Photo: Kurozu farm in Fukuyama, Kagoshima. Clay pots contain Kurozu vinegar inside.
In a follow up to last article on agriculture in Kagoshima, I’ll introduce some of the dishes that make Kagoshima such a wonderful gourmet prefecture.
Kurozu is an amber rice vinegar only grown in the Fukuyama area of Kagoshima. Once aged, this vinegar provides a very rich flavor without being too strong. The vinegar contains various amino acids and peptides, which have been proven in many research studies to have great health benefits. Kurozu is often in a variety of Kagoshima dishes to enrich the flavor while offering many health benefits. It is also often diluted into drinks such as juices for a healthy breakfast drink
Kurobuta Shabu Shabu
While shabu shabu is a beef dish in most areas of Japan, in Kagoshima, it is served with pork. Not just any pork, either. Locally grown Kurobuta pork, which is often considered to be the top pork in Japan, makes this dish a must try when visiting Kagoshima. The meat is sure to melt in your month and the dipping soup is made with katsuo dashi produced in the fishing town on Makurazaki in southern Kagoshima.
Another kurobuta dish, the tonkatsu (pork cutlet) of Kagoshima is absolutely mouthwatering, as the meat is tender and full of flavorful juices. As with shabu shabu, the locally grown kurobuta pork is what separates Kagoshima tonkatsu from other tonkatsu offered throughout Japan.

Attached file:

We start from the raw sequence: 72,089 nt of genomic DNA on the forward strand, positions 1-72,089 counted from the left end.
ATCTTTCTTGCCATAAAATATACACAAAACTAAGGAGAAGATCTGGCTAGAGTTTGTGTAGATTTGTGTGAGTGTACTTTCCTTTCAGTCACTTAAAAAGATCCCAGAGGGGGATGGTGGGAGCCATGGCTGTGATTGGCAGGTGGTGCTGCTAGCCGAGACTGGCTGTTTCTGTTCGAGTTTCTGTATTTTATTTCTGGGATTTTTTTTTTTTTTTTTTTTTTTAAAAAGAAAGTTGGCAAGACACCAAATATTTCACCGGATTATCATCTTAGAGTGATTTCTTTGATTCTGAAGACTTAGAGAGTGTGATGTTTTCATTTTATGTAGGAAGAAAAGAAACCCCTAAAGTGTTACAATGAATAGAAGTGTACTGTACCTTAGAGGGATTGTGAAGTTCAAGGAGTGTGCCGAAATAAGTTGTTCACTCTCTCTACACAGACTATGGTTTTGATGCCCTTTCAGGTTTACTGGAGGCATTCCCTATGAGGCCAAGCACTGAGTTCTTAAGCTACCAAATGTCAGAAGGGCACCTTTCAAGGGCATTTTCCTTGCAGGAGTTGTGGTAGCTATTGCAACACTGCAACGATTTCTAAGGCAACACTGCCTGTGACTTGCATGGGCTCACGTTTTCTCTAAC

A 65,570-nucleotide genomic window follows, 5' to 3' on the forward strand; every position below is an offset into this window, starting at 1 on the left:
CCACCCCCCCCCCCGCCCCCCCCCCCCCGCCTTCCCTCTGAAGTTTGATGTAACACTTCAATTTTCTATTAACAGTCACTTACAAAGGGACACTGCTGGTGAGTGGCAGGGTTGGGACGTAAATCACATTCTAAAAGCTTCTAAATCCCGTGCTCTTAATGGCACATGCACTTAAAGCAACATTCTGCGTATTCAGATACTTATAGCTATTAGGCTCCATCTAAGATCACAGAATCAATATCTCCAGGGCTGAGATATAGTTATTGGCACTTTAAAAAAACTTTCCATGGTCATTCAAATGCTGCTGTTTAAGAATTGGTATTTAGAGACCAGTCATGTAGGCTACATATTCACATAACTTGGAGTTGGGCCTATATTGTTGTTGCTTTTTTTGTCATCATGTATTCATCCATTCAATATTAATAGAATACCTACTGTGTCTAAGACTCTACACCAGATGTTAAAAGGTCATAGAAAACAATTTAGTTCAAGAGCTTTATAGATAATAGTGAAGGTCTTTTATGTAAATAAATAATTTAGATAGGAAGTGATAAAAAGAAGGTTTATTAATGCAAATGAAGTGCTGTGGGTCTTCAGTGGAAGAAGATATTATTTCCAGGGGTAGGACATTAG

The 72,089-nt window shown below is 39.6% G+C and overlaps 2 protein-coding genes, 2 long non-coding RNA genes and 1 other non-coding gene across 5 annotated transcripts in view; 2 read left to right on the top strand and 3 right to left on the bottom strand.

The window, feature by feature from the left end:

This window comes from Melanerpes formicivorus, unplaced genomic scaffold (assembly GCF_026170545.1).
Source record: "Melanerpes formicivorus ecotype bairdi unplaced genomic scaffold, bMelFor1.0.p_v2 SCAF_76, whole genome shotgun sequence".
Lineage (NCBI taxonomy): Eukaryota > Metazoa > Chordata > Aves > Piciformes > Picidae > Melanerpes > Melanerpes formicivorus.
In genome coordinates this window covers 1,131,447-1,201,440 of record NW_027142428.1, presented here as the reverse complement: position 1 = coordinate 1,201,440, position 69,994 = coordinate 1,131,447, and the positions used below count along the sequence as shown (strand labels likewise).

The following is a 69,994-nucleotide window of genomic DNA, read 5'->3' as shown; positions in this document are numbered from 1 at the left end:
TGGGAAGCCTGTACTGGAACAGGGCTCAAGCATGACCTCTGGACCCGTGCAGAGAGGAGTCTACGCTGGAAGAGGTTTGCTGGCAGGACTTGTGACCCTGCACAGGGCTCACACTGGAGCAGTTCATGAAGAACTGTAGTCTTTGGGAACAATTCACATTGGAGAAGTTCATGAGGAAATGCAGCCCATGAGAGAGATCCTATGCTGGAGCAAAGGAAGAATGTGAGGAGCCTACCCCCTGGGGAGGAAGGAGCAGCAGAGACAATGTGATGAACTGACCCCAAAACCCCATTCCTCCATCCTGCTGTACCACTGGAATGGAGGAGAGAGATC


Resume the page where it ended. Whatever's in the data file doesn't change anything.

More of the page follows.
Satsuma-jiru is Kagoshima’s soup of choice. It is a variation of miso soup, but includes many more vegetables, as well as chicken. It is similar to tonjiru pork soup, but made with chicken instead of pork. You will sure to be asking for seconds when you finish your bowl.
A tonkotsu (pork) ramen with large straight noodles. Kagoshima ramen differs from other tonkotsu ramen, though. The noodles are often served softer and the soup is only slightly cloudy with a milder taste. However, local shops all offer their own variation which can include very thick and strong pork soup. Kagoshima Ramen is distinct, because it is said to be the only pork ramen not based on the original tonkotsu ramen of Kurume.
I had to include the famous dessert of Kagoshima. Shirokuma shaved iced is a mountain of shaved iced topped with syrup and/or condensed milk and a variety of fruits and other toppings. The name literally means “white bear (polar bear)” because when you look at the dessert from the top, you can see a bear face. There are many varieties of this dessert including basic, mango, matcha green tea, kokuto (brown sugar), and more.
Keihan, literally meaning chicken rice, is a local dish from the Amami Islands. It is made by adding chicken, rice, and a variety of local ingredients into a chicken soup broth. There are a variety of restaurants that offer keihan on the mainland of Kagoshima if you don’t have time to visit the islands.
These are just a few of the many local dishes that can be found throughout Kagoshima. It is a good start for someone planning a trip to Kagoshima.
Author: Kagoshima Cameron